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Tesla’s ‘risky’ rolling stop feature sparks new safety recall

Blowing through stop-signs isn’t cool, especially when its a driving feature included by the manufacturer by design.

So, it’s no surprise to see more than 53,000 Tesla vehicles recalled after US transport safety regulators expressed concern about an autonomous driving feature that encouraged rolling stops.

The feature is included in the “assertive” driving profile within Tesla’s full self-driving beta available on Model X, Model S and Model Y vehicles. When enabled, it will prevent the car coming to a complete halt at a stop sign if it detects no other vehicles at the intersection and certain other conditions are met.

While that’s a common tactic deployed by human drivers, it’s against traffic laws, and the National Highway Traffic Safety Administration isn’t happy about it.

The recall notice on the NHSTA website describes it as a “defect”. It writes (via ArsTechnica): “A software functionality referred to as “rolling stop” allows the vehicle to travel through all-way-stop intersections at up to 5.6 mph before coming to a complete stop if certain conditions are first met.”

It continues: “Entering an all-way-stop intersection without coming to a complete stop may increase the risk of collision. Tesla is not aware of any collisions, injuries or fatalities related to this condition.”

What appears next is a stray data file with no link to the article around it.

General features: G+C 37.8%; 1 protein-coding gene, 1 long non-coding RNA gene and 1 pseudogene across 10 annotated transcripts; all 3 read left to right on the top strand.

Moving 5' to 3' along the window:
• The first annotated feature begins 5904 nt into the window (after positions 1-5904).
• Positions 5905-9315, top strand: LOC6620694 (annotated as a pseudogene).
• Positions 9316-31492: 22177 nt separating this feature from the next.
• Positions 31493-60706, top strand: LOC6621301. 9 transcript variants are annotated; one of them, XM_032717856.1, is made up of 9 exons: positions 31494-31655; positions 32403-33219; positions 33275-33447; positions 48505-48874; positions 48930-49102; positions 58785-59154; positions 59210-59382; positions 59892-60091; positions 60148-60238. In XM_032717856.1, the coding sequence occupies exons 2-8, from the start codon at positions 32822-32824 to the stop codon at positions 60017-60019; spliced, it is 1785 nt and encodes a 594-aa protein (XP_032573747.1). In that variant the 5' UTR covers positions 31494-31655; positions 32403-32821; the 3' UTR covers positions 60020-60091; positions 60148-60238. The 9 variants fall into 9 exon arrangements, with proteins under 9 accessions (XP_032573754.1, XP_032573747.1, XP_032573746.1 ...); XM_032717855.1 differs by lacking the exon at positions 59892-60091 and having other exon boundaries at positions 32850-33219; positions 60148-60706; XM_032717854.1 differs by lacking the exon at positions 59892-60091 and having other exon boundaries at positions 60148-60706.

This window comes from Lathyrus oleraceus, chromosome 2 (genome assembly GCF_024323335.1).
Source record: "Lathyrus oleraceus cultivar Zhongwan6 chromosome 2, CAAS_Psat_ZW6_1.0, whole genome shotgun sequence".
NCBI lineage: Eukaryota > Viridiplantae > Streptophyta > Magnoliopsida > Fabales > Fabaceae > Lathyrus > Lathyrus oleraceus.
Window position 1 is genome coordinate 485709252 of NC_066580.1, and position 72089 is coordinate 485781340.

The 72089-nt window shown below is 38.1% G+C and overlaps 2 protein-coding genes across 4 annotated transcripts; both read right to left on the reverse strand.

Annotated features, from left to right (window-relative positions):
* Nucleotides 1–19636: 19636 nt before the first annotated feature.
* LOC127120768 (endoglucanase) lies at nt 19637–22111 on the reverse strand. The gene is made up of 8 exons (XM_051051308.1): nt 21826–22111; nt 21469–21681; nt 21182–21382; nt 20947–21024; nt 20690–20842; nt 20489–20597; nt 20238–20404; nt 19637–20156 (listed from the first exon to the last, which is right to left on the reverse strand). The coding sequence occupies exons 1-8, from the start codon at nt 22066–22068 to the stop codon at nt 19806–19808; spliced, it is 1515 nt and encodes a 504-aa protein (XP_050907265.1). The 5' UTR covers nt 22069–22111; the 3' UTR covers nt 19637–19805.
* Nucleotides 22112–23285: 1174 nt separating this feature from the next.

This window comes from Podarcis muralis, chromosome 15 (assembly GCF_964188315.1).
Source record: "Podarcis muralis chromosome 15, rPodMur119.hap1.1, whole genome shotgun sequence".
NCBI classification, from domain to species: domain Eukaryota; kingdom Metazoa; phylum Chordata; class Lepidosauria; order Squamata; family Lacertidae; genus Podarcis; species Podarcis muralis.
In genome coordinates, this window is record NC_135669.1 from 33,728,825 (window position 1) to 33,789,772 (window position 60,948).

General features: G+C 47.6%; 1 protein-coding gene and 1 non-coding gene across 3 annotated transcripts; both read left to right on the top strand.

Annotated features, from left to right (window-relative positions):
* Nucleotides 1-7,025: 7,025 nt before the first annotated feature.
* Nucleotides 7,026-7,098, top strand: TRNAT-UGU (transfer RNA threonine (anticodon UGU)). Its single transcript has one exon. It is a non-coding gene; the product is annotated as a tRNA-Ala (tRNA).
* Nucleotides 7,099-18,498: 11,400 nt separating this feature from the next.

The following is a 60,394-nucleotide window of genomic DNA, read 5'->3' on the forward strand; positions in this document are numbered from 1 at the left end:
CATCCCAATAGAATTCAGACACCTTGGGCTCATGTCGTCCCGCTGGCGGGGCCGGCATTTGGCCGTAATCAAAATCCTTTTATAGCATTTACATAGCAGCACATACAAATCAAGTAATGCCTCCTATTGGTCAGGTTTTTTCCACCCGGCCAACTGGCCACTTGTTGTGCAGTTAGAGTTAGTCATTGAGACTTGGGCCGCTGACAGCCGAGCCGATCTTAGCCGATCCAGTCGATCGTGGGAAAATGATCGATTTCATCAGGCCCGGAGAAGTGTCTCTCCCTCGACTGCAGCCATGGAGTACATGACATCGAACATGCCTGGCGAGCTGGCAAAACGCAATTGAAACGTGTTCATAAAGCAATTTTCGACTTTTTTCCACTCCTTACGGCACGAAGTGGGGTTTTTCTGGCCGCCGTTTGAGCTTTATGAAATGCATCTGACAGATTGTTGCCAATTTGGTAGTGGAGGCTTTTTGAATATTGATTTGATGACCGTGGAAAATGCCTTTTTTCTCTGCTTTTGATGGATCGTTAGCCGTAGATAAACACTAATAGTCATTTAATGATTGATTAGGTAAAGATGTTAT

In response, Tesla is going to release a new firmware update (v.2021.44.30.15) early this month in order to disable the feature. The Assertive profile also follows other vehicles more closely, changes lanes more often and will also keep you in the overtaking lane when the situation permits. All aggressive, rather than assertive.

It is described by Tesla as follows: “In this profile, your Model X will have a smaller follow distance, perform more frequent speed lane changes, will not exit passing lanes and may perform rolling stops.”

The mode is joined by two more, the decidedly Silicon Valley bro-esque “Chill” and the why-bother-to-name-it-in-the-first-place “Average”. It comes after Tesla removed the ability to play video games on the vehicle’s centre console while the car is on the go, to which most people were probably asking “wait, you were able to do that in the first place?”

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